In my view, Judge Zloch’s Order and Final Judgment merited reversal for two substantial errors of law. First, Judge Zloch seemed not to draw all reasonable inferences in favor of the nonmoving party: the plaintiffs had submitted an expert declaration by Richard Wilk, Ph.D., who was at that time a Distinguished and Provost’s Professor of Anthropology at Indiana University, and the defendants had not rebutted it with any counter-evidence. Professor Wilk (who cofounded the Indiana University Food Institute, served on the executive board of the Association for the Study of Food and Society, and had served as president and secretary-treasurer of the Society for Economic Anthropology) carefully explained why anthropologists and other food studies scholars understand practices like food gifting and food sharing to be communicative and rich with cultural meanings. Thus, even if the court found Professor Wilk to lack credibility, which itself seems clearly erroneous, it was reversible error to grant Fort Lauderdale’s motion—since the City bore the burden to show “that there is no genuine dispute as to any material fact and the movant is entitled to judgment as a matter of law.” Order at 7. Instead, the un-rebutted declaration seemed to demonstrate a genuine dispute regarding the material fact of whether the plaintiffs’ weekly food sharing demonstration at Stranahan Park was “expressive” within the meaning of the Free Speech Clause, so the case should have survived summary judgment and proceeded toward trial.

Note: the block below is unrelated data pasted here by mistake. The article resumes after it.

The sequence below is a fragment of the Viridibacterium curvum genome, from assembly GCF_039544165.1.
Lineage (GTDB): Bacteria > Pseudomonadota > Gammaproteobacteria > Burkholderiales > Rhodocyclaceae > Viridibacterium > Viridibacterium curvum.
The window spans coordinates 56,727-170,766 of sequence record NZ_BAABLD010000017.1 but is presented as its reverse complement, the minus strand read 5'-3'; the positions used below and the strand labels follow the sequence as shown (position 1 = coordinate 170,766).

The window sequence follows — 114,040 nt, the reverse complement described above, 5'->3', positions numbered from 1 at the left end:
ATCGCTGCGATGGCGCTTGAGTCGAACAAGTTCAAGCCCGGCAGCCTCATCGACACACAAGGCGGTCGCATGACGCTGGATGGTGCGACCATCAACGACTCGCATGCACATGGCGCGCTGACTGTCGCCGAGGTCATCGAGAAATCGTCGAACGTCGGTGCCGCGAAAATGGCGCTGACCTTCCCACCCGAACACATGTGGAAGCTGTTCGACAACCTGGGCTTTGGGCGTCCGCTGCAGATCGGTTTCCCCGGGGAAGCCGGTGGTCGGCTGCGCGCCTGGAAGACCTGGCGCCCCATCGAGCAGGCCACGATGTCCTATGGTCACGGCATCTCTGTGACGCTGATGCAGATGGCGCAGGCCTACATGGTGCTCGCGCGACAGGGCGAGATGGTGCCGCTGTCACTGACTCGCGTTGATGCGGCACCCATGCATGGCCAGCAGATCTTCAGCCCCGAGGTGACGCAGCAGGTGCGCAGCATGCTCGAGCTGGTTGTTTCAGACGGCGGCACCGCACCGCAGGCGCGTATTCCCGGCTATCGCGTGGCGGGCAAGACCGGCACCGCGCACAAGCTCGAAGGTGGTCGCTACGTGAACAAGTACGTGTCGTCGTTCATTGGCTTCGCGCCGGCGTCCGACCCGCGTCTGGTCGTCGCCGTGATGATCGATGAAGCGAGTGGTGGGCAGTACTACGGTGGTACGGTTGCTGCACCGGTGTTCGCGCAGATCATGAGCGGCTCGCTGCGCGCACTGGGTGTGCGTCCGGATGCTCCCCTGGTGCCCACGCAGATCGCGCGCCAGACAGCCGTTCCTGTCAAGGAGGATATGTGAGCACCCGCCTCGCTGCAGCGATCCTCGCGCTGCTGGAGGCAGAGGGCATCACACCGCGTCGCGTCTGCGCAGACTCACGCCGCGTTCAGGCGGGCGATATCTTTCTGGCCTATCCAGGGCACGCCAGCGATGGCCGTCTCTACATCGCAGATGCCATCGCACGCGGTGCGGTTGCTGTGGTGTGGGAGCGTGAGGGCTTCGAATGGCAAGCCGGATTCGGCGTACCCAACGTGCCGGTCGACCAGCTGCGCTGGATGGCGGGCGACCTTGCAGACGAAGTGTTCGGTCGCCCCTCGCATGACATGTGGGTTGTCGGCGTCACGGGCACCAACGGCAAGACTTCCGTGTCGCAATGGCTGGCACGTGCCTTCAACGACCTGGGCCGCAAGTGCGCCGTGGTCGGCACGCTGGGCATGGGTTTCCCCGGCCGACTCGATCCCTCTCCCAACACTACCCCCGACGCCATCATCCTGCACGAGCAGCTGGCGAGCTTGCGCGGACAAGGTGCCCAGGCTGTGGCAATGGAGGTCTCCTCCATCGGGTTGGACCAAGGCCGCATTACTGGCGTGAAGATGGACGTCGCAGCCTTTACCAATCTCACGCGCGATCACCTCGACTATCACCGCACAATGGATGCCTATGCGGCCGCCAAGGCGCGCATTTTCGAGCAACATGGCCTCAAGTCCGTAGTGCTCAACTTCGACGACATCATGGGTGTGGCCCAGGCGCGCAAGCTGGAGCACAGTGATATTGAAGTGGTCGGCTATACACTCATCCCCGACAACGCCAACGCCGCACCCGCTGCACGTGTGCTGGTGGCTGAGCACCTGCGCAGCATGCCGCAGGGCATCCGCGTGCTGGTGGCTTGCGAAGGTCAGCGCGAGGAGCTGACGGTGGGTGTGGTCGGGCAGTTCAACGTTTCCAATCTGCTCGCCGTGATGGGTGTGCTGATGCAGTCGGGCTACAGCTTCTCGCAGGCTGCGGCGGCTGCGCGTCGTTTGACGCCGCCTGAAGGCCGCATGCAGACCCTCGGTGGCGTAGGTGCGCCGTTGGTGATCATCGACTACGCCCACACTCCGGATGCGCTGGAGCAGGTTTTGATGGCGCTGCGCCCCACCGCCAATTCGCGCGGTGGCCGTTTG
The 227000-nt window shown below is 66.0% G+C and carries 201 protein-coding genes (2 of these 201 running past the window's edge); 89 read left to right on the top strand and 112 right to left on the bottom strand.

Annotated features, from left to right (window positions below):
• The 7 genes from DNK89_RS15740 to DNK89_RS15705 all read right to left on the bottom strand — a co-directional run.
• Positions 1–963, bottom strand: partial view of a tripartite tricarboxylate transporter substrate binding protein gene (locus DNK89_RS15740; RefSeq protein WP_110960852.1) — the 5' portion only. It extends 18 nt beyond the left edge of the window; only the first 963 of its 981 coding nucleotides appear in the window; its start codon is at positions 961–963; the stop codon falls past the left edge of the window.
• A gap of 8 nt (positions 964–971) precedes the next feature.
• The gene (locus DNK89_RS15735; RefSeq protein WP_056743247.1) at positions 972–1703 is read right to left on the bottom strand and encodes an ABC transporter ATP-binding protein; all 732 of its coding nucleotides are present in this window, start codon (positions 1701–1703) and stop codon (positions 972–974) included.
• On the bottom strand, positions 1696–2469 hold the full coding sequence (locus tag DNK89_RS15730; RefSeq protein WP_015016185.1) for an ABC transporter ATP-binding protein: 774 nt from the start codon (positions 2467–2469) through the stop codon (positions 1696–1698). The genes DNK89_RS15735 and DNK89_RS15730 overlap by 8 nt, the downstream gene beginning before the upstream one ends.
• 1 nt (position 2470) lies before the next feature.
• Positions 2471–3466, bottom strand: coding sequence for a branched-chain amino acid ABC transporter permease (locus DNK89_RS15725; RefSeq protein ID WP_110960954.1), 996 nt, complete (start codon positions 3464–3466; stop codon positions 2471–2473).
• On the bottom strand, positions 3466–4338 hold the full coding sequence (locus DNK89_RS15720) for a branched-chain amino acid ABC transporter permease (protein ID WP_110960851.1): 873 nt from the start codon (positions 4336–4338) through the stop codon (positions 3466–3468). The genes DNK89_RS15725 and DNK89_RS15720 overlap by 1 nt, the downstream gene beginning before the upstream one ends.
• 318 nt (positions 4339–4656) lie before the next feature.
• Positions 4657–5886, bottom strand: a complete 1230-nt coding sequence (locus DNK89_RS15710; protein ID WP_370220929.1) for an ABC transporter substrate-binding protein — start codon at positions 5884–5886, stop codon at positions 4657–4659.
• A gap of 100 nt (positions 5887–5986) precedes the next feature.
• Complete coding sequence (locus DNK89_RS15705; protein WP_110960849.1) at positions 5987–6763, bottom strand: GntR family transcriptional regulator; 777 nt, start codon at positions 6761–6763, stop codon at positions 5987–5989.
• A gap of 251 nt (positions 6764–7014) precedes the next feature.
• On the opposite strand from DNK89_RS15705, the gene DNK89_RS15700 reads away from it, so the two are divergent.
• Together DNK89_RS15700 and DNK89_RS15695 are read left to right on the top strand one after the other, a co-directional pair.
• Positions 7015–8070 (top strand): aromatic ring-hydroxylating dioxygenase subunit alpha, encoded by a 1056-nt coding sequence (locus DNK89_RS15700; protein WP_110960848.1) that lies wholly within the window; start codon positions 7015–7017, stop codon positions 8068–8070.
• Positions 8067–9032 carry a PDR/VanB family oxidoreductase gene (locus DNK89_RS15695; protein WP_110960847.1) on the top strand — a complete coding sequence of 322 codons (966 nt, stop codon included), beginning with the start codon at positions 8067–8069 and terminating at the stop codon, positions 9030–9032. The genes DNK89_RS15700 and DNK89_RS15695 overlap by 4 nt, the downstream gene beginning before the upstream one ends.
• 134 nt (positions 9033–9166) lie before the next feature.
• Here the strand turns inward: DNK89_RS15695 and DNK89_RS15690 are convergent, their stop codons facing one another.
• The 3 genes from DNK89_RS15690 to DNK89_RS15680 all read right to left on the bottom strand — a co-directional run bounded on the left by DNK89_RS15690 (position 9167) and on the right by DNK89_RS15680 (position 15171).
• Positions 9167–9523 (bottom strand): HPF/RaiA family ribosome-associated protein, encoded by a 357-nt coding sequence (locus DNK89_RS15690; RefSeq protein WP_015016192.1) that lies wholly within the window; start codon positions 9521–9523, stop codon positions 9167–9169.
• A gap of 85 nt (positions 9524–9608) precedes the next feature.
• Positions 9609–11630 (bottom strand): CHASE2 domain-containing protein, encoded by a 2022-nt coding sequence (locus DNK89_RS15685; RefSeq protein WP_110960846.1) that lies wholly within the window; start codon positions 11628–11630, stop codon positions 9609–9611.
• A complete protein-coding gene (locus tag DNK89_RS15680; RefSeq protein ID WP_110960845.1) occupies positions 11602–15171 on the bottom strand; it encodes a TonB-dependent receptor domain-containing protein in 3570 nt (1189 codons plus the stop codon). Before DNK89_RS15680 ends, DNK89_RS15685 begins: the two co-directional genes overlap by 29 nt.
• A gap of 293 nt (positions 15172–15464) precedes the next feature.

Beyond the procedural and evidentiary error, Judge Zloch’s Order expressed a second reversible error where it mentioned that Fort Lauderdale’s law made “at least some reference to the content of the alleged regulated speech, or, in this case, expressive conduct.” Order at 16. The Order elaborated, “If food sharing is protected as expressive conduct under the First Amendment, then these regulations at least arguably differentiate between types of food sharing based on their aims, or content.” Id. at 16-17; cf. id. at 23-24 (“If food sharing is protected expressive conduct, then Plaintiffs’ food sharing, specifically, is being targeted.”).